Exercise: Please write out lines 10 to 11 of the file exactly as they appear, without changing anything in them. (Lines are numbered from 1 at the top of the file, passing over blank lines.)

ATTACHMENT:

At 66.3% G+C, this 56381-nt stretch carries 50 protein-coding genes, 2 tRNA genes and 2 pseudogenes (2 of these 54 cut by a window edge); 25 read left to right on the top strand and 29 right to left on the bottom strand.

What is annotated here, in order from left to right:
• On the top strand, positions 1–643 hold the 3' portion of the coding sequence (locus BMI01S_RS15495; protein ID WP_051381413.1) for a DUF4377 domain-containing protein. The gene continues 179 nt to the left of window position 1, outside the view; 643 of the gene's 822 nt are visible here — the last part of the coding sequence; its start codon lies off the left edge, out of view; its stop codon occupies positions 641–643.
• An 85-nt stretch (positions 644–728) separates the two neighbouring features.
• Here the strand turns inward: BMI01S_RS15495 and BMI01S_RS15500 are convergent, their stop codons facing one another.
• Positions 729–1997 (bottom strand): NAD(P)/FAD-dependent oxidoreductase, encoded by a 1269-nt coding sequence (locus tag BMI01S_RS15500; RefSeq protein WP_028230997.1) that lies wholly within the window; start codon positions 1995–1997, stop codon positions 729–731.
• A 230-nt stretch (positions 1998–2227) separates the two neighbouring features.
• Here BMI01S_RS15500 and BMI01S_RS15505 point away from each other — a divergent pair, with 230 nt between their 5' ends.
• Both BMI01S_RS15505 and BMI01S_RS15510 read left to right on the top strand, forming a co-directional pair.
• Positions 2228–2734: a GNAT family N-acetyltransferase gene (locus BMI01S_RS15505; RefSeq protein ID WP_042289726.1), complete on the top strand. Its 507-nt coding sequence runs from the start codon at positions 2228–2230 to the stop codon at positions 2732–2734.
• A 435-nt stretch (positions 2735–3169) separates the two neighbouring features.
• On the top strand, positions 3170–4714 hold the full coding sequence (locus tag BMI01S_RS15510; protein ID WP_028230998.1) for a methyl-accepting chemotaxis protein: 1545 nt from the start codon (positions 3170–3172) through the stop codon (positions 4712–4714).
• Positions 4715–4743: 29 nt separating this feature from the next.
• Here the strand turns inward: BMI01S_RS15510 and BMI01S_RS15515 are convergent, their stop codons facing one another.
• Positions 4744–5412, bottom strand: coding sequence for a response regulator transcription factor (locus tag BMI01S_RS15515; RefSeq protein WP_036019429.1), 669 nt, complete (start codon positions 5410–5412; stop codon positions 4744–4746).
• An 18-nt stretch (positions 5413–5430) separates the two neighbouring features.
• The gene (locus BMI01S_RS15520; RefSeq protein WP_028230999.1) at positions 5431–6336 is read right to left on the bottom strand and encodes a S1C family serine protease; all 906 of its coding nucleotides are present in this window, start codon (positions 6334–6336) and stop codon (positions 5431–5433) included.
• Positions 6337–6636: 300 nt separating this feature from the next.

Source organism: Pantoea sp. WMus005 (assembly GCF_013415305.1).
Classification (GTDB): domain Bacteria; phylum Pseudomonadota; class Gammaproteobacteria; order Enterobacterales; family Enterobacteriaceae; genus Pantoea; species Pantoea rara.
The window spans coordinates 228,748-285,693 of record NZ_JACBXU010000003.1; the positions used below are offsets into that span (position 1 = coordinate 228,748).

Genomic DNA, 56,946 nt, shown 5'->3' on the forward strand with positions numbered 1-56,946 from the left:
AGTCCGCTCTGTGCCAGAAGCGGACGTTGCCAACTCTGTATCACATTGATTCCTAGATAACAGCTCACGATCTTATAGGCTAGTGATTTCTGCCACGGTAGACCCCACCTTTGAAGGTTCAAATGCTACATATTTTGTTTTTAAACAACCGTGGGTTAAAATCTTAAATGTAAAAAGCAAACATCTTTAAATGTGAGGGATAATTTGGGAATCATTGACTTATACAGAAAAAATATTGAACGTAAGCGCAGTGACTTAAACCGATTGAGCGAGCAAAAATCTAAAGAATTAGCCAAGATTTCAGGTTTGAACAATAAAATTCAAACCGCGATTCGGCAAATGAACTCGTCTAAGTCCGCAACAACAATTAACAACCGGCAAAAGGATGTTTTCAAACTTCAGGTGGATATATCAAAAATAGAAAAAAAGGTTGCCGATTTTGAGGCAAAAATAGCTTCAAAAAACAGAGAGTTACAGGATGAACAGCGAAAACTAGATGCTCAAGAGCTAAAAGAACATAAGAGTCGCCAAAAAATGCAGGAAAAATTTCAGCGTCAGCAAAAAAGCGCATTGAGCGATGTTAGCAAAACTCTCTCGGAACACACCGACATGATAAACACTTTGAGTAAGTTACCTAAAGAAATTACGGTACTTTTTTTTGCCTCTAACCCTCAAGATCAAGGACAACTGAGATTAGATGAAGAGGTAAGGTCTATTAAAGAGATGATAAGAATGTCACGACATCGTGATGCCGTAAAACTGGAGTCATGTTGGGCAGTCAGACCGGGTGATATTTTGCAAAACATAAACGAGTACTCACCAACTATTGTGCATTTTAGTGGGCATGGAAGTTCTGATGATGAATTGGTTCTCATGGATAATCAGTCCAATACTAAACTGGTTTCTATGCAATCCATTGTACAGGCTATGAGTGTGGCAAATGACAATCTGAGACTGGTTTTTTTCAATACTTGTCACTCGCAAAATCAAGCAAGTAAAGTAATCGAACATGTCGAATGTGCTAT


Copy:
• Positions 2228–2734: a GNAT family N-acetyltransferase gene (locus BMI01S_RS15505; RefSeq protein ID WP_042289726.1), complete on the top strand. Its 507-nt coding sequence runs from the start codon at positions 2228–2230 to the stop codon at positions 2732–2734.
• A 435-nt stretch (positions 2735–3169) separates the two neighbouring features.